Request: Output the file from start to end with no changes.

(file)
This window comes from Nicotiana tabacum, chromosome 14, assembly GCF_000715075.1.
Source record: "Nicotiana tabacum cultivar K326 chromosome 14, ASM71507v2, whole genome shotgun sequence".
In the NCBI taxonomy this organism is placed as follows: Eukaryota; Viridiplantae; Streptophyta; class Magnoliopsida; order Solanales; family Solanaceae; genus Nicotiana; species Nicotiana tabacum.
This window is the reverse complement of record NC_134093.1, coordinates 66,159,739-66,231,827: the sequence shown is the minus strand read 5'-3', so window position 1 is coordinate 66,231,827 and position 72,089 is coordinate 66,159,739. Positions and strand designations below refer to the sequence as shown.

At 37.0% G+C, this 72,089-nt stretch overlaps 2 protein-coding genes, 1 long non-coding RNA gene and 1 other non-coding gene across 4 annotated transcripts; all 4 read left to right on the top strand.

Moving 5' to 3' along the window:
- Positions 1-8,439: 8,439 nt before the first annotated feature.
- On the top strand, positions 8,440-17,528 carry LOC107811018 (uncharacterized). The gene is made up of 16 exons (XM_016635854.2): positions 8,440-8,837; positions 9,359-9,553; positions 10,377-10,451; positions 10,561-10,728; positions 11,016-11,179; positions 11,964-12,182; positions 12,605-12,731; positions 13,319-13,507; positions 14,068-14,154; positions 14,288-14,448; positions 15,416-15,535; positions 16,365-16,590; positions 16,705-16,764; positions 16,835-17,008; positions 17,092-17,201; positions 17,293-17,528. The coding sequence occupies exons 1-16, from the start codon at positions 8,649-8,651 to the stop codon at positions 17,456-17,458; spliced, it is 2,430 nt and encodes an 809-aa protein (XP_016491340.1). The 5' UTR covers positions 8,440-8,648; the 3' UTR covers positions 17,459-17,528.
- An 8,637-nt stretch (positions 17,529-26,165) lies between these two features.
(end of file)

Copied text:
This window comes from Nicotiana tabacum, chromosome 14, assembly GCF_000715075.1.
Source record: "Nicotiana tabacum cultivar K326 chromosome 14, ASM71507v2, whole genome shotgun sequence".
In the NCBI taxonomy this organism is placed as follows: Eukaryota; Viridiplantae; Streptophyta; class Magnoliopsida; order Solanales; family Solanaceae; genus Nicotiana; species Nicotiana tabacum.
This window is the reverse complement of record NC_134093.1, coordinates 66,159,739-66,231,827: the sequence shown is the minus strand read 5'-3', so window position 1 is coordinate 66,231,827 and position 72,089 is coordinate 66,159,739. Positions and strand designations below refer to the sequence as shown.

At 37.0% G+C, this 72,089-nt stretch overlaps 2 protein-coding genes, 1 long non-coding RNA gene and 1 other non-coding gene across 4 annotated transcripts; all 4 read left to right on the top strand.

Moving 5' to 3' along the window:
- Positions 1-8,439: 8,439 nt before the first annotated feature.
- On the top strand, positions 8,440-17,528 carry LOC107811018 (uncharacterized). The gene is made up of 16 exons (XM_016635854.2): positions 8,440-8,837; positions 9,359-9,553; positions 10,377-10,451; positions 10,561-10,728; positions 11,016-11,179; positions 11,964-12,182; positions 12,605-12,731; positions 13,319-13,507; positions 14,068-14,154; positions 14,288-14,448; positions 15,416-15,535; positions 16,365-16,590; positions 16,705-16,764; positions 16,835-17,008; positions 17,092-17,201; positions 17,293-17,528. The coding sequence occupies exons 1-16, from the start codon at positions 8,649-8,651 to the stop codon at positions 17,456-17,458; spliced, it is 2,430 nt and encodes an 809-aa protein (XP_016491340.1). The 5' UTR covers positions 8,440-8,648; the 3' UTR covers positions 17,459-17,528.
- An 8,637-nt stretch (positions 17,529-26,165) lies between these two features.